Mexican Consulate in Minnesota Looks To Undermine Trump’s Immigration Policies

Part of an Effort by the Mexican Government Nationwide

Mexican Flag
Mexican Flag

ST. PAUL, Minn- The Mexican consulate has started to issue orders to Mexican citizens on how to avoid US immigration officials in recent immigrant workshops.

The Mexican government started ramping up its participation in giving advice to members of the Mexican American community following Trump’s election last November. Since November, the rate of deportations has been significantly increasing in Minnesota, with the Immigration and Customs Enforcement (ICE) feeling more invigorated by the Trump administration.

There has been advice to not open the door for ICE if they don’t possess a warrant and to not answer questions if detained. The consulate has also partnered with many immigration attorneys to screen whether or not some Mexican citizens are eligible for American citizenship. All of these efforts have been part of a $50 million effort by the Mexican government to provide assistance to its citizens within the United States.

We are not trying to get involved in the politics of the United States,” Consul Gerardo Guerrero said to the Star Tribune, “It’s the moral duty of the Mexican government to support its people.”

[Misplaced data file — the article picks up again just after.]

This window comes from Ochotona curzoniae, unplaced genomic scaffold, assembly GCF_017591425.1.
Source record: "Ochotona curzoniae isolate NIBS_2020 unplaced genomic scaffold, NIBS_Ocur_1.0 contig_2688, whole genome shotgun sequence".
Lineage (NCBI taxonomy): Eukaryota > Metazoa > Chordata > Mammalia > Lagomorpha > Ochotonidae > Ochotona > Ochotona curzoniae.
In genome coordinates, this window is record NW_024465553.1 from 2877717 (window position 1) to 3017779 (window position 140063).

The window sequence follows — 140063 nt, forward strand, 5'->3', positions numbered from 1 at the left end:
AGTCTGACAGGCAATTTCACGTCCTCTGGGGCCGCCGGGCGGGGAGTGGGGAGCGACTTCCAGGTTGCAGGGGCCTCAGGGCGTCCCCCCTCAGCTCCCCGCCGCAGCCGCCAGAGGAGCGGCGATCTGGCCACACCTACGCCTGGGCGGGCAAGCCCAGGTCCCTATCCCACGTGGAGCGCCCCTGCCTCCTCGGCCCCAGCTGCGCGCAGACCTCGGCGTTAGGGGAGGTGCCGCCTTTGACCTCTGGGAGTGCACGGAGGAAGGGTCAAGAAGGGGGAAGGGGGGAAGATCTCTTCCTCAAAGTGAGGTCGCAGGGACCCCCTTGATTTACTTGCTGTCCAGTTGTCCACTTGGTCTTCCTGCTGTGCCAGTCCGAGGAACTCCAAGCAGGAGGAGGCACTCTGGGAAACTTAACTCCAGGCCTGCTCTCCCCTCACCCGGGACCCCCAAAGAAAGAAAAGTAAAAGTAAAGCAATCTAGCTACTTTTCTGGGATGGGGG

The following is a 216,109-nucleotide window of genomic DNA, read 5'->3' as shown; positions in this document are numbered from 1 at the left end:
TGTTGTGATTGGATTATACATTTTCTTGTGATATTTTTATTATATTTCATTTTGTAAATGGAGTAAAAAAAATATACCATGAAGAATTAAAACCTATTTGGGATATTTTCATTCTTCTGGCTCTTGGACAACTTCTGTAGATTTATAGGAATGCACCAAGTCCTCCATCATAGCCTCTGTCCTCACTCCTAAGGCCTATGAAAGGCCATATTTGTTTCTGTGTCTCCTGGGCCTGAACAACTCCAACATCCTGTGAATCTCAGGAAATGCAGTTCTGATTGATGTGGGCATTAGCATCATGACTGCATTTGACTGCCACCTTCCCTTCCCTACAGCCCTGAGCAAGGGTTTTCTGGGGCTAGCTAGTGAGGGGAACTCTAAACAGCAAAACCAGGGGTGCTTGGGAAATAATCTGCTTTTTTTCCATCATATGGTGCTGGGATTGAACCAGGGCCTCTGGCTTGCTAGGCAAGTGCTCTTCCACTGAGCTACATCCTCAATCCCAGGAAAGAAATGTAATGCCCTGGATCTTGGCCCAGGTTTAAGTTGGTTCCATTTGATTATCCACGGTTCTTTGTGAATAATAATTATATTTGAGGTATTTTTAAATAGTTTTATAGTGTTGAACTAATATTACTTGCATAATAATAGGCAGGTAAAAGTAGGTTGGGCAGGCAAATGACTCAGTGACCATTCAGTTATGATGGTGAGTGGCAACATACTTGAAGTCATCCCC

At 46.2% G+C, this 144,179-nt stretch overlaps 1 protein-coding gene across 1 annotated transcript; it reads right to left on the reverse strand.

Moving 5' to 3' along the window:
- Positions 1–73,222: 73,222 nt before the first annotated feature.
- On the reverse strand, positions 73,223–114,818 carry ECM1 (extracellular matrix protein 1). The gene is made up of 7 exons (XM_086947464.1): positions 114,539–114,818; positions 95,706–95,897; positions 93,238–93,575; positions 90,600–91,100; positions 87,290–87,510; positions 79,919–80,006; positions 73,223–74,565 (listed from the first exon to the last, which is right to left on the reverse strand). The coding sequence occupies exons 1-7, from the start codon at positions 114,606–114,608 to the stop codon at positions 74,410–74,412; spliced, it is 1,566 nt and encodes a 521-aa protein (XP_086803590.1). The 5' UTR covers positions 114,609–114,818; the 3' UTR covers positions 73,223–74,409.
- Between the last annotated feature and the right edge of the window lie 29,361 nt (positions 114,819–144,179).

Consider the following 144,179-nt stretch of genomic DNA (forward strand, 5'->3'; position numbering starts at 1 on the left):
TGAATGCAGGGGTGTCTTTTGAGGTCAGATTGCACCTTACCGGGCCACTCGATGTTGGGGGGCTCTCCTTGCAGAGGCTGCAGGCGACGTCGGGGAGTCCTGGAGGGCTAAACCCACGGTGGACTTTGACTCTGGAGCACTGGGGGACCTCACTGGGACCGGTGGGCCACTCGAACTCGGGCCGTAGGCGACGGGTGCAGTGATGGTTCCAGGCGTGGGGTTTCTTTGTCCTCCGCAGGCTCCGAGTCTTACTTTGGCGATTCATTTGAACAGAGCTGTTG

Guerrero pointed out also that the Mexican consulate has maintained a close connection with the local ICE office, and claims that ICE is only targeting those with criminal convictions and already existing deportation orders.

Guerrero sees the role the Mexican consulates play as being essential to the soft diplomacy between the United States and Mexico.

“The instructions that we have are that we also need to do a political job at the local level,” Guerrero said of the duties of the consulates.

The consulate estimates that there are some 180,000 Mexican immigrants in Minnesota, with as many as 60,000 lacking any legal status to be in the United States.

It is perhaps difficult to determine what the line is between consulate being involved in American politics and simply ‘supporting its people’ living in the United States.

Henry Carras